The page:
As regular CFZ-watchers will know, for some time Corinna has been doing a column for Animals & Men and a regular segment on On The Track... particularly about out-of-place birds and rare vagrants. There seem to be more and more bird stories from all over the world hitting the news these days so, to make room for them all - and to give them all equal and worthy coverage - she has set up this new blog to cover all things feathery and Fortean.

Monday, 19 September 2016

World’s Biggest Birds Are Stellar Dads and Unusual Lovers




When it comes to child care and mating, ostriches, emus, and the like are, well, odd ducks.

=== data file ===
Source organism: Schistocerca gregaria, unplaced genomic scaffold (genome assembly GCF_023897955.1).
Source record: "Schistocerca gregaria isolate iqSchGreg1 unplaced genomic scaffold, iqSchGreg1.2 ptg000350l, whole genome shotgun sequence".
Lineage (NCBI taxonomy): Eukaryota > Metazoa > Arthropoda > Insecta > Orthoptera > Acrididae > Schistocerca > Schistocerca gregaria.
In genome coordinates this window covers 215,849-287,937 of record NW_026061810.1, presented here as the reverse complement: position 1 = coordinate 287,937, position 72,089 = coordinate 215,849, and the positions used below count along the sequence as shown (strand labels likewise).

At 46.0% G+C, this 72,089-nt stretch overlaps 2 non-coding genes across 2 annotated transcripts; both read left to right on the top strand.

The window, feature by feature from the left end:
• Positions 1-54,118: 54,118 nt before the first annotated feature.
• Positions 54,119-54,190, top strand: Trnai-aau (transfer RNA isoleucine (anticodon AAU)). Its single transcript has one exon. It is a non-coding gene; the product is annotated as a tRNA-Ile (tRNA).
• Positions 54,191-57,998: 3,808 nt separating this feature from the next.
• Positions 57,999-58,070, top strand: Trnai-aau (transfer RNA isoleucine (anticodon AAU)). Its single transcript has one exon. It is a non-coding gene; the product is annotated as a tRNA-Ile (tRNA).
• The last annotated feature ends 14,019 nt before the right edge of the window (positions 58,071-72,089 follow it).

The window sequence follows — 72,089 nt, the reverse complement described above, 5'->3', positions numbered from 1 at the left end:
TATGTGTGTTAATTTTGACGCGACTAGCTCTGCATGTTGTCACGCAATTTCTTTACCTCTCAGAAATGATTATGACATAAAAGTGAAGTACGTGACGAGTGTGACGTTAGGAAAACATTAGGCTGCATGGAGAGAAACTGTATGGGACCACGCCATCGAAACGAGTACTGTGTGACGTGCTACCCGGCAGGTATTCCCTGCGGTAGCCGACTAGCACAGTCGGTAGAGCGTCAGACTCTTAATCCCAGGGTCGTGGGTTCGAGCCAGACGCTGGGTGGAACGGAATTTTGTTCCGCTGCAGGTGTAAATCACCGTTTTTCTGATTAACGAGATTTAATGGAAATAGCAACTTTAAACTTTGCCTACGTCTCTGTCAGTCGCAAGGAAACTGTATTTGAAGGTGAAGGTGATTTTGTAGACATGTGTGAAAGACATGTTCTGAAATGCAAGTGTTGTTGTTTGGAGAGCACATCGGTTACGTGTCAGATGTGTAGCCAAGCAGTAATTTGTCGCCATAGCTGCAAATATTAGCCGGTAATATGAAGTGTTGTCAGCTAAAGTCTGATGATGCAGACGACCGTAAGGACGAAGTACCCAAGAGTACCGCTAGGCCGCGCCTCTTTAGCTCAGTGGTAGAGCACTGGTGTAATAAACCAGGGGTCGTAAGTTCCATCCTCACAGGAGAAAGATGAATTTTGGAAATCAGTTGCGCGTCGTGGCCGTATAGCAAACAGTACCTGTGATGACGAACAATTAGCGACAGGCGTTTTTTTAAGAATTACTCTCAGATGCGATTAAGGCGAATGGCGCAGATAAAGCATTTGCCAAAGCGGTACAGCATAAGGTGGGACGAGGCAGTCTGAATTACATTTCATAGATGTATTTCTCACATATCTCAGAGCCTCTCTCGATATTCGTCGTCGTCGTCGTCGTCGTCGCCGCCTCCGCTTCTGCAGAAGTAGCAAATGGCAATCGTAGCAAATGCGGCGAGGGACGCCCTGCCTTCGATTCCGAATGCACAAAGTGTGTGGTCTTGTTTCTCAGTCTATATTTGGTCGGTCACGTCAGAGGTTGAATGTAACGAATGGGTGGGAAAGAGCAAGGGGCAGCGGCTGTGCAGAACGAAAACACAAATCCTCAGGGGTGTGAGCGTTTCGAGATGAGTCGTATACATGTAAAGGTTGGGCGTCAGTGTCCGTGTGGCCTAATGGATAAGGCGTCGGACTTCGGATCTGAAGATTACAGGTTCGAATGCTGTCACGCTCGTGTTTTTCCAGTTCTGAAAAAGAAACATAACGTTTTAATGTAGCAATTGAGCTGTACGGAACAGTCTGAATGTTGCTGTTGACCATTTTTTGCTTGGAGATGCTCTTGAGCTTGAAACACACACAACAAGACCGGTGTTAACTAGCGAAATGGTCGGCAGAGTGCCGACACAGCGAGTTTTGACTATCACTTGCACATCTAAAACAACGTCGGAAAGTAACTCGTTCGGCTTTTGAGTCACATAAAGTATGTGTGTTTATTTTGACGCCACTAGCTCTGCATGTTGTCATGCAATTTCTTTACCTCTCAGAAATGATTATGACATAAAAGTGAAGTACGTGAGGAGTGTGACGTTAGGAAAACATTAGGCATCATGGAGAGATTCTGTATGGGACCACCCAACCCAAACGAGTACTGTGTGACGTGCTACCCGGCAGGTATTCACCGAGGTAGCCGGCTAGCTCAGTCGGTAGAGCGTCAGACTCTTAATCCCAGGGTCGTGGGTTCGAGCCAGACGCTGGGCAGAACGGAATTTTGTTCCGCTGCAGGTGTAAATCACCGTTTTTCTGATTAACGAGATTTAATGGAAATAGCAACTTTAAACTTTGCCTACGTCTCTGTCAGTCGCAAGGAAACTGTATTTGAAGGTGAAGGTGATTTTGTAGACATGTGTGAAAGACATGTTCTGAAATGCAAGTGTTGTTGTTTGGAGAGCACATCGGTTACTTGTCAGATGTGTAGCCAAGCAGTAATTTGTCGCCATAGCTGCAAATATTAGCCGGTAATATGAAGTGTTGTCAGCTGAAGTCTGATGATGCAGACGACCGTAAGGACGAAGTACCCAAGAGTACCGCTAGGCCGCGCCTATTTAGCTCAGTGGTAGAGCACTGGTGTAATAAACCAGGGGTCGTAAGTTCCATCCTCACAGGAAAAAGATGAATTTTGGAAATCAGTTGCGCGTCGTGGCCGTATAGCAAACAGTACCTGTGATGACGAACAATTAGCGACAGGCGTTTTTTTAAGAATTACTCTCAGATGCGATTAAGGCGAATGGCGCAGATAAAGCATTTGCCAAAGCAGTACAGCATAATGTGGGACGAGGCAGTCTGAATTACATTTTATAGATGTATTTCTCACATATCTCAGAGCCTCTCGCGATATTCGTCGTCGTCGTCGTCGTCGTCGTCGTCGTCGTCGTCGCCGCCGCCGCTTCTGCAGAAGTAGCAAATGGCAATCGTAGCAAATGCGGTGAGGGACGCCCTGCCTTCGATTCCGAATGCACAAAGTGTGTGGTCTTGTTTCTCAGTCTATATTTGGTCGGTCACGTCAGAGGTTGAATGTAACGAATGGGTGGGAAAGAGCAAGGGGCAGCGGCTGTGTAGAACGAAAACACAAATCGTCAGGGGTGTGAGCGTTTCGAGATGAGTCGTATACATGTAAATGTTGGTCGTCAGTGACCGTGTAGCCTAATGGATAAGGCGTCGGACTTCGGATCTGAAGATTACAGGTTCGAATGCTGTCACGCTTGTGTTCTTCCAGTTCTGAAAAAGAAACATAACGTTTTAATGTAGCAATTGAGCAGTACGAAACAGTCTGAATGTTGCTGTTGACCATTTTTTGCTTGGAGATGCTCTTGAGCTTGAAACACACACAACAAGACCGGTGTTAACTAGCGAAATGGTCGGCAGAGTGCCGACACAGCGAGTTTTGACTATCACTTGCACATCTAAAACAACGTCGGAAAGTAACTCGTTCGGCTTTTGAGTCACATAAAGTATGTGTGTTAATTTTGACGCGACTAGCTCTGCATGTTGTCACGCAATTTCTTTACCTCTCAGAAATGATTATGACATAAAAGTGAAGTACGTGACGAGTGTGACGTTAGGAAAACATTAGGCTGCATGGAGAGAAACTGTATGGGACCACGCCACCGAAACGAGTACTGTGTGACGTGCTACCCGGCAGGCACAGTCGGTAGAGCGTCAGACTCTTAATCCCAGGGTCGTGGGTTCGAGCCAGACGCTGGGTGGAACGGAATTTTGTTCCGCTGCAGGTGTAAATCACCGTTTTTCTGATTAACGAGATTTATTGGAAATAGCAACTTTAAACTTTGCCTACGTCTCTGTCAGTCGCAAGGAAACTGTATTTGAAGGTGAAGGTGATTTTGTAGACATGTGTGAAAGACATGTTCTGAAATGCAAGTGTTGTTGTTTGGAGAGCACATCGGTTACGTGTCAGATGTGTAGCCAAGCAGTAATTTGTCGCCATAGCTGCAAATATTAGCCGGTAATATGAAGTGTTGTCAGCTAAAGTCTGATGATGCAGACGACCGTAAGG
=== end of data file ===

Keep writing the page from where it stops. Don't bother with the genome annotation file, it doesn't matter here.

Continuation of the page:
By Liz Langley

PUBLISHED SEPTEMBER 3, 2016

When Nathan Young asked “What’s the difference between an emu and an ostrich?” Weird Animal Question of the Week decided to explore the whole group to which those birds belong, the flightless ratites.

As you’ll see, these birds are odd ducks (though there isn’t a duck in the bunch).

Big Birds Don’t Fly
The ratites include African ostriches and emuscassowaries, and kiwis, all of the South Pacific and greater and lesser rheas of South America.

All ratites lack a keel, or an extension of the breastbone where flight muscles attach, says Rebecca Kimball, an evolutionary biologist at the University of Florida.

Kimball was co-author on a 2008 study showing that ratites likely lost the ability to fly independently of one another, rather than losing flight much earlier and getting to their diverse locations via continental drift, as previously thought.

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